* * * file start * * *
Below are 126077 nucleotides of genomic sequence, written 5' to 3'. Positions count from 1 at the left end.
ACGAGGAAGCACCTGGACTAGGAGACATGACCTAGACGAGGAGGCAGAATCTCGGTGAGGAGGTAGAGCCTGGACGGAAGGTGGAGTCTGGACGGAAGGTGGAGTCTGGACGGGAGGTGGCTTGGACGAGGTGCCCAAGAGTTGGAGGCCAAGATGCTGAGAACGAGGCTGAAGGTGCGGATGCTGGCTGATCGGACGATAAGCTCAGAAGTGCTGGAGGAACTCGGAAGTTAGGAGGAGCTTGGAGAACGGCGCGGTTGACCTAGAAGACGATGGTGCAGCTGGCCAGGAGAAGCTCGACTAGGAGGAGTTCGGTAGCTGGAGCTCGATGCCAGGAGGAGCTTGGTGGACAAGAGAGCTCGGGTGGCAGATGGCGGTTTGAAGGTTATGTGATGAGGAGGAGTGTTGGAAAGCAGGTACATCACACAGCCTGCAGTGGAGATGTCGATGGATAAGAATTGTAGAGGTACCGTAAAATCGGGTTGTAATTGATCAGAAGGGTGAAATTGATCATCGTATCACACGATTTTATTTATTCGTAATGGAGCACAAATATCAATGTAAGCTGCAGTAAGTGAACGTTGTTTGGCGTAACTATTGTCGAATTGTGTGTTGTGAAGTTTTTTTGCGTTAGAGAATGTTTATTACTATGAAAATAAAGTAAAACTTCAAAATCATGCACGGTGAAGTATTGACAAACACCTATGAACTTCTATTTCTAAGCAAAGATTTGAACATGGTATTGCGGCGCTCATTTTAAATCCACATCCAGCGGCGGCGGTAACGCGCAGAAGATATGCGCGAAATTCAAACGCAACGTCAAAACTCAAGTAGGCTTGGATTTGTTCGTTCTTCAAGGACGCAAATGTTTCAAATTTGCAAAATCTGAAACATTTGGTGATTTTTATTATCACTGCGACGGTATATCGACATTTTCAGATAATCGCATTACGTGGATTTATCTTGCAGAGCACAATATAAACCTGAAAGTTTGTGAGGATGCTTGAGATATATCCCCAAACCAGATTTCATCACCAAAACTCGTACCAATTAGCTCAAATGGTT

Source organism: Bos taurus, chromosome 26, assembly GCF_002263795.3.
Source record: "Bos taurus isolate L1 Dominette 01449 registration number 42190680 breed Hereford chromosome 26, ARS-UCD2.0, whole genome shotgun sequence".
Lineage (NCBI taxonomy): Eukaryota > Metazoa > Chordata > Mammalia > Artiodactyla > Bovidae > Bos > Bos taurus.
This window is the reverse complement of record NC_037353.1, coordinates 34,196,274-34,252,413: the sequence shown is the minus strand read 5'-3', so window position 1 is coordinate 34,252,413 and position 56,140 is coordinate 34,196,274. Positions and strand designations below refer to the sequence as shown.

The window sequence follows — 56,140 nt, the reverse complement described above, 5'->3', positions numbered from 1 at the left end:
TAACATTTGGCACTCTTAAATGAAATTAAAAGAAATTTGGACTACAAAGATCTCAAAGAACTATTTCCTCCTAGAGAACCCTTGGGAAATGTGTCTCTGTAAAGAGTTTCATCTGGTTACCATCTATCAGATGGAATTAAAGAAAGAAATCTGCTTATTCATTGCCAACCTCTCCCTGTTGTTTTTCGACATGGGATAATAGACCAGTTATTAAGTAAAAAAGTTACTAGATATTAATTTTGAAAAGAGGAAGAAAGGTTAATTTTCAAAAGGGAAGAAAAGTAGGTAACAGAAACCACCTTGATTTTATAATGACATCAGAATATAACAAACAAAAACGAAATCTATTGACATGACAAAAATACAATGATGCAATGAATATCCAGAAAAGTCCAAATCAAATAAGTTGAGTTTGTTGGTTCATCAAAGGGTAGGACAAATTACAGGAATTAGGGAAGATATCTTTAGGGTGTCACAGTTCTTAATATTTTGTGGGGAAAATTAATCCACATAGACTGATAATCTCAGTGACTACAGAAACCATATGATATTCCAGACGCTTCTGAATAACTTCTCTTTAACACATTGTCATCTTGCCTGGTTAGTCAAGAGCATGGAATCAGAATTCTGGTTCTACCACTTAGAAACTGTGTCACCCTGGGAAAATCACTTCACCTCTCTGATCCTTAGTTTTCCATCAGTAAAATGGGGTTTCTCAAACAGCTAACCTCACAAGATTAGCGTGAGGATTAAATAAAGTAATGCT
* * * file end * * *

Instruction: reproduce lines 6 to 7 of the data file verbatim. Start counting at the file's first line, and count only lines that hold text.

This window is the reverse complement of record NC_037353.1, coordinates 34,196,274-34,252,413: the sequence shown is the minus strand read 5'-3', so window position 1 is coordinate 34,252,413 and position 56,140 is coordinate 34,196,274. Positions and strand designations below refer to the sequence as shown.

The window sequence follows — 56,140 nt, the reverse complement described above, 5'->3', positions numbered from 1 at the left end: